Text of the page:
T-Mobile Says 30 Cities Will Be 5G-Ready By 2018

Neville Ray

Manu Fernandez/AP Images for T-Mobile

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AT&T and Sprint’s 5G rollout plans have been freshly announced. But T-Mobile wants consumers to know that it isn’t falling behind — and that it might even one-up its competitors.

T-Mobile said it is laying the groundwork infrastructure for 5G networks in 30 cities by the end of 2018, the Uncarrier said in a press release. More than that, T-Mobile is touting that its customers in New York, Los Angeles, Dallas and Las Vegas will be among the first to get actual 5G networks early next year.

And, unlike AT&T, T-Mobile says that it is rolling out 5G infrastructure in denser locations. “Why are we in New York and not Waco? Because New York matters,” T-Mobile CTO Neville Ray boasted at Mobile World Congress in Barcelona today (as heard by The Verge). For context, AT&T announced that it’s launching 5G in Waco, Dallas and Atlanta.

To be clear, even T-Mobile’s representatives are admitting that the 30 cities will only be “5G-ready” by the end of the year. None of them will actually have a workable 5G network. But T-Mobile is placing its bets on the fact that 5G isn’t going to matter until there are popular smartphones on the market that can utilize it.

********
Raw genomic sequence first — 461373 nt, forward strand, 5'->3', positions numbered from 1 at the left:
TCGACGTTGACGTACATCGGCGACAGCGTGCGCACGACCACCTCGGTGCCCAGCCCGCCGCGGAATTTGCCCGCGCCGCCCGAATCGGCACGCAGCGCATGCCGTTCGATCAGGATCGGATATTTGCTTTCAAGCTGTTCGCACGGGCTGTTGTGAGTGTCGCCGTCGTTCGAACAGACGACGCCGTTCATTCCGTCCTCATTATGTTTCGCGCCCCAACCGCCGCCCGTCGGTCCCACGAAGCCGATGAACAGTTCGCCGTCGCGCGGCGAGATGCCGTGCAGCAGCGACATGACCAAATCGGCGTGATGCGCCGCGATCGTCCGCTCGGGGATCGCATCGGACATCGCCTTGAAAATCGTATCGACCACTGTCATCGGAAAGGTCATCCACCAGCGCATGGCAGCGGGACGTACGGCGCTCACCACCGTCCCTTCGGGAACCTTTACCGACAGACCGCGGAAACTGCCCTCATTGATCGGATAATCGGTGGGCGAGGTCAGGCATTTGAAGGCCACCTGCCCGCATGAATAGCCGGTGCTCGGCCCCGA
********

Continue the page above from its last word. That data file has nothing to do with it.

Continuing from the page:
Uncarrier CEO John Legere criticized AT&T and Verizon’s announced 5G networks in a press release. “Their so-called 5G isn’t mobile, and it’s not even on a smartphone,” he said. “While (they) focus on bragging rights, we focus on customers.”

In that sense, Legere said his telecom company is playing the “long game” by focusing on an actual mobile-ready 5G network — and he isn’t wrong. Verizon is focusing on home broadband 5G in 2018, not mobile 5G. Sprint said it’ll only have “5G-like” networks this year. And even though AT&T’s actual 5G network will be available this year, smartphones that can use it won’t launch until 2019.

It’s, no doubt, a case of the big four telecom companies wanting to be “first.” That’s good press for them. Either way, their competitiveness is good for consumers. It means that 5G — which is largely expected to revolutionize the technology and consumer electronic fields — could be here sooner than we might think.

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